Significantly improve the capital value of your facility

A well deployed EMS doesn’t just save you money on your utility bills. By demonstrably driving down the ongoing cost of running your building, you drive up its asset value and find it easier to find good tenants. A recent Investment Property Databank report found that a high NABERS office building in an Australian CBD had a 3.1 percentage point higher annual growth in capital value than a low NABERS rated building. They also found that buildings with higher ratings are not only lower cost to run for tenants, but they also generate higher basic rent, higher net operating income, lower capital expenditure, lower vacancy rate, and longer weighted average lease expiry.

Where do the savings come from?

System Optimisation: Component based energy efficiency improvement has been a focus for building owners for many years. While component efficiency will rightly continue to be important, system based efficiency can save at least an additional 12 to 22%. As you would expect with any complex systems approach, the savings come from complex system optimisation. You won’t even know these potential savings exist without digging into the data very deeply. They’re not the sorts of thing you can see walking through a plant room – they’re hidden away in the complexity of the data.

Waste: Waste is everywhere you look. In fact, once you start looking for it you very quickly see it everywhere. From dripping taps or leaking compressed air lines through to lighting empty spaces or poorly insulated thermal lines, it’s everywhere. An EMS will help you find, prioritise and fix the largest areas of waste. It might be an older part of the building system that’s still using the original electric motors and the only way you realise is that your EMS shows you it costs more to run than other comparable systems. Or it might be a pump that’s too big for the actual volume it has to pump. When you eliminate this waste, you’ll know immediately and precisely just how much impact you’ve made.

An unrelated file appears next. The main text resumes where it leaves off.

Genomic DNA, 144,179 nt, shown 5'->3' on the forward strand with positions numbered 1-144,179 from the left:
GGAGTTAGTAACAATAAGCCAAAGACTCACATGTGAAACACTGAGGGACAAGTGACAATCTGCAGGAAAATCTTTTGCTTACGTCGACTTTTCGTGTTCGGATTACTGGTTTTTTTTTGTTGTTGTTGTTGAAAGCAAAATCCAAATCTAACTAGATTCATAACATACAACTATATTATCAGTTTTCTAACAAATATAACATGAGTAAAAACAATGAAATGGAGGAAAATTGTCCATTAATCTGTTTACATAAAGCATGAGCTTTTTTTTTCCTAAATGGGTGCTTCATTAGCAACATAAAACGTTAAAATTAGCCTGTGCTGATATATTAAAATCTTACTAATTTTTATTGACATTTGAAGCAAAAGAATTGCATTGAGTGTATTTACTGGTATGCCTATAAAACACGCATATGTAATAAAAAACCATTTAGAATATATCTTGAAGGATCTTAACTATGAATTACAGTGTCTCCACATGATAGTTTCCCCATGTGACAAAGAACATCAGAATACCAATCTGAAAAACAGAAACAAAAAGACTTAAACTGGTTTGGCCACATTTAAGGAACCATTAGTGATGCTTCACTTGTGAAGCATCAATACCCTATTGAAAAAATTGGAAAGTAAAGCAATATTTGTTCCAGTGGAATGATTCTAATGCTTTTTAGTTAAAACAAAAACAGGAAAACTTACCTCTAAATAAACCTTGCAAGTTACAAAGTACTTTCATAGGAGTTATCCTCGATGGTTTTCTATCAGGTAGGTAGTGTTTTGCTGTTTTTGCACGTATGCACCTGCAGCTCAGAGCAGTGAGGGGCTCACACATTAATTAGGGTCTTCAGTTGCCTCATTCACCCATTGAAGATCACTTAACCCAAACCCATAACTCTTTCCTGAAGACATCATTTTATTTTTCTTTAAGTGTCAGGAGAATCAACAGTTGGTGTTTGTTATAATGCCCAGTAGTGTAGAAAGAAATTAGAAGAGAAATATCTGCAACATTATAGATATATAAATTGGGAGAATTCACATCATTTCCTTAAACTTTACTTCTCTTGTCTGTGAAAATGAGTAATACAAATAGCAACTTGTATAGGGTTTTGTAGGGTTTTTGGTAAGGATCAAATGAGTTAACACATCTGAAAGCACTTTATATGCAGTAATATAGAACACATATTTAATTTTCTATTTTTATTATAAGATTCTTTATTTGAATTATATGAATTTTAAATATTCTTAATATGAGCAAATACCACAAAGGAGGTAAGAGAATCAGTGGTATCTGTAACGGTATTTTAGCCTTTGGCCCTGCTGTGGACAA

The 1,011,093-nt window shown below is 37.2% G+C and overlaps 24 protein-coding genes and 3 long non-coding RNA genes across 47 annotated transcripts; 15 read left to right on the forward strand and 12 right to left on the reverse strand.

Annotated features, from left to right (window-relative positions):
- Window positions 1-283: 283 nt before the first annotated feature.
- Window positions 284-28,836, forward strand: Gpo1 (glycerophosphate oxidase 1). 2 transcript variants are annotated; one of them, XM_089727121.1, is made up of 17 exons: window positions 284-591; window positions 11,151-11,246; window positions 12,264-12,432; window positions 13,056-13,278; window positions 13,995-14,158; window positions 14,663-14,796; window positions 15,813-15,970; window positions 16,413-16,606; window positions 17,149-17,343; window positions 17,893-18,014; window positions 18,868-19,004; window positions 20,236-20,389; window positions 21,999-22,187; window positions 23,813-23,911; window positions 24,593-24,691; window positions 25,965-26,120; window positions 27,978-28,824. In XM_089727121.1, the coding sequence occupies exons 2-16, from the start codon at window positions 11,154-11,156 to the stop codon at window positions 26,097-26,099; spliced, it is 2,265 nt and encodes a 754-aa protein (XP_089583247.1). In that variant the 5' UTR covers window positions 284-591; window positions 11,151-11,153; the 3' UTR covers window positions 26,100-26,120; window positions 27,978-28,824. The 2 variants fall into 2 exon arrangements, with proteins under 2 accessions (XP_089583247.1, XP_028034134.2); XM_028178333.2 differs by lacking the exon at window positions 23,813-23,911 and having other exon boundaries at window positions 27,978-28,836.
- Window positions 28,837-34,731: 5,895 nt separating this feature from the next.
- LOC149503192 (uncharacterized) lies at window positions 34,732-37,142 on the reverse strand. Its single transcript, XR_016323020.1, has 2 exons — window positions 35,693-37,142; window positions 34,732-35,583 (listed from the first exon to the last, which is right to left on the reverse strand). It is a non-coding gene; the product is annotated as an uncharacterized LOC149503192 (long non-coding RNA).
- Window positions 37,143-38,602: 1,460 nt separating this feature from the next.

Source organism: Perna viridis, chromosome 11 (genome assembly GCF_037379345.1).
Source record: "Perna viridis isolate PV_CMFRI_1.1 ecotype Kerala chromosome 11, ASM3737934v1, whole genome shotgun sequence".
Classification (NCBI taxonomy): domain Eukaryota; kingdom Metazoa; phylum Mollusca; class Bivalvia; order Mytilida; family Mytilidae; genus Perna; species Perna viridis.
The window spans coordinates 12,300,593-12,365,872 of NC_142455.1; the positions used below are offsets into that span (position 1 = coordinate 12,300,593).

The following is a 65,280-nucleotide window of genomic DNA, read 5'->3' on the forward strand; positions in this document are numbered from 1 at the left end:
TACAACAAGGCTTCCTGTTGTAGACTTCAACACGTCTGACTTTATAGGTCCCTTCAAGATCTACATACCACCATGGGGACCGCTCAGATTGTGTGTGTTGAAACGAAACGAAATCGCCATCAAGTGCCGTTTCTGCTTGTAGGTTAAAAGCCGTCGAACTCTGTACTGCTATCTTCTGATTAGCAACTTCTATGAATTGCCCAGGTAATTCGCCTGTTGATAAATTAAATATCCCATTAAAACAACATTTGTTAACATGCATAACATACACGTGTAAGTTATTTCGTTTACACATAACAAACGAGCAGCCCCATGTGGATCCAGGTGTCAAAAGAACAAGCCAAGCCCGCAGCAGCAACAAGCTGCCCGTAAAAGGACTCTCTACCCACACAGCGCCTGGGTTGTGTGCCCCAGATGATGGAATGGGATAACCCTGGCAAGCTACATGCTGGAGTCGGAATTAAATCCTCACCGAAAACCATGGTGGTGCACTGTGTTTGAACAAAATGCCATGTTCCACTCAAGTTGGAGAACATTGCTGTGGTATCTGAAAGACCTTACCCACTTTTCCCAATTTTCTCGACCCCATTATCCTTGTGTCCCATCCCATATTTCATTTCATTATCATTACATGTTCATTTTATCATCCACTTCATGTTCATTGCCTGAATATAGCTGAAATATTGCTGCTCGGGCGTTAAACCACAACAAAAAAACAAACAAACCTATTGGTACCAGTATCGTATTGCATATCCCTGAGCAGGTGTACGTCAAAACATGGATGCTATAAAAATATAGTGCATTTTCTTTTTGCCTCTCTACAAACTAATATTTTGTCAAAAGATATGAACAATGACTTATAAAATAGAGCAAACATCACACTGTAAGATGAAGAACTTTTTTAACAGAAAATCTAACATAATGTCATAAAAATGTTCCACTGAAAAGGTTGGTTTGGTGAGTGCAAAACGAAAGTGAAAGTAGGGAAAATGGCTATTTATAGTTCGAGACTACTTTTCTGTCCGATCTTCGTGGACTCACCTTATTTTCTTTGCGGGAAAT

Peak Rates: Many large consumers of electricity pay variable rates depending on the time of consumption. Often the charge for using electricity at a peak load time can be vastly higher than off peak. Some utility providers also calculate their base rates on your peak consumption. If you know what’s driving your peak consumption and when it occurs, you can choose to delay some internal systems from switching on or even ensure that systems switch on and off in sequence to spread the energy use over time and lower the peak.

System Drift: Like any highly complex interdependent system, buildings “drift” over time. That is, they invariably move away from the original optimised efficiency settings from when they were commissioned. The Lawrence Berkeley National Laboratory has found that building drift of 10 to 30% in the first two years of operation is common. An EMS ensures that your building energy systems are maintained at optimum efficiency in real time, all the time.

Essential Business Input: At its heart, an EMS positions energy use as an essential business input. As with any essential business input, you should be able to understand and manage most of it yourself. A good EMS allows you to achieve precisely that. A well designed highly user configurable EMS allows you to operate your buildings from anywhere, at any time, without relying on high priced consultants to interpret the data, diagnose problems, optimise system efficiency or reconfigure the system to suit your changing business needs. The automated reporting systems also enable you to achieve all of this with far less overhead.


Improve your corporate image

Corporate social responsibility has become increasingly important in recent years. “Doing the right thing” is now the minimum expected standard for any medium to large organisation. An EMS gives you the ability to clearly demonstrate your Green credentials.

Focus on the business

An effectively deployed EMS allows you to treat energy and utility costs like any other essential business input. You can assign responsibility, set targets and measure performance against those targets just as you would any other input to your business, and you can do it without massive overhead.


Do it now

A well implemented EMS deals with the complexity and volume of data in your buildings. It turns that data into useful business information that will:

  • Significantly improve the capital value of your facility.
  • Save money immediately.
  • Improve the productivity of your workforce.
  • Avoid potentially costly unexpected downtime.
  • Improve your corporate image.